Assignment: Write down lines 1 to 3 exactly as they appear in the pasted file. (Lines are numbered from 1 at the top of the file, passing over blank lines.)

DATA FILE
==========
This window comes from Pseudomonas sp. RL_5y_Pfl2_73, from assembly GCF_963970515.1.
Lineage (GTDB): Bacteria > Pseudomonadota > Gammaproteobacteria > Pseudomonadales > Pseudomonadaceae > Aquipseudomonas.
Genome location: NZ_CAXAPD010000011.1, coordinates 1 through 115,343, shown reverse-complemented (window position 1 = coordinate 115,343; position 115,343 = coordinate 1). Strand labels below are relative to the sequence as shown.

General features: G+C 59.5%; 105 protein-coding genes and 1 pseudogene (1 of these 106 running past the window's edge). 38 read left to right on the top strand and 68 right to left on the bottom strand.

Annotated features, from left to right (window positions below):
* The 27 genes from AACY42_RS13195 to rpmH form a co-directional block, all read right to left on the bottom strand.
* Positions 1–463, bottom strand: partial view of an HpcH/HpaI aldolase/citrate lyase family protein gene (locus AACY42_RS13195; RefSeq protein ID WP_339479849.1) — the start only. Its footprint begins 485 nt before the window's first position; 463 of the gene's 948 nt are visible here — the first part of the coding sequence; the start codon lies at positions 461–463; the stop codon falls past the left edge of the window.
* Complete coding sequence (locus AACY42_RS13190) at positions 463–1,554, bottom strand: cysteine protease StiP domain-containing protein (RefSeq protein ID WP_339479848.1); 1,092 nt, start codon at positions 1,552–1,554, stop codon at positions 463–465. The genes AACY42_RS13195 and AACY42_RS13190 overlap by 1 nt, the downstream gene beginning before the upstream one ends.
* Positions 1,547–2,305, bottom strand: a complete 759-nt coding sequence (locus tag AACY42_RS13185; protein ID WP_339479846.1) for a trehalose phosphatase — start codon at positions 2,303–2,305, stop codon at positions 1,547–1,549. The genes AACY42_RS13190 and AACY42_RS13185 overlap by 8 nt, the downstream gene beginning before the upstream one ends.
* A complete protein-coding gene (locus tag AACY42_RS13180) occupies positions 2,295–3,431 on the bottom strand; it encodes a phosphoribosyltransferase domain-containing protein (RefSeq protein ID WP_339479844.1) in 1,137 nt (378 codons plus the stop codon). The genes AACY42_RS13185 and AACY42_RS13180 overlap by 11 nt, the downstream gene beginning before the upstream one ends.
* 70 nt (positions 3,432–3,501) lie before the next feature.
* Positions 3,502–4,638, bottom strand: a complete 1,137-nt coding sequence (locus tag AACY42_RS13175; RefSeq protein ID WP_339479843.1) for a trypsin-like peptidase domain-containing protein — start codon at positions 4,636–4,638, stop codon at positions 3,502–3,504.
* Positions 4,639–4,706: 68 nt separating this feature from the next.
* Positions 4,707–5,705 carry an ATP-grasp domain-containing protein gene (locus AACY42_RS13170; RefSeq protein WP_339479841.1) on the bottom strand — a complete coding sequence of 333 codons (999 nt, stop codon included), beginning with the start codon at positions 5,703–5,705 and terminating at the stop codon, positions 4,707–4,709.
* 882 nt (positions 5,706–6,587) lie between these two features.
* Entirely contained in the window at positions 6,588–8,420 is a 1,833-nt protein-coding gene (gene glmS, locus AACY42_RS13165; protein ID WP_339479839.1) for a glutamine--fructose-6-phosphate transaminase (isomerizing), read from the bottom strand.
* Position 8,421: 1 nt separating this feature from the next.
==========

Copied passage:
This window comes from Pseudomonas sp. RL_5y_Pfl2_73, from assembly GCF_963970515.1.
Lineage (GTDB): Bacteria > Pseudomonadota > Gammaproteobacteria > Pseudomonadales > Pseudomonadaceae > Aquipseudomonas.
Genome location: NZ_CAXAPD010000011.1, coordinates 1 through 115,343, shown reverse-complemented (window position 1 = coordinate 115,343; position 115,343 = coordinate 1). Strand labels below are relative to the sequence as shown.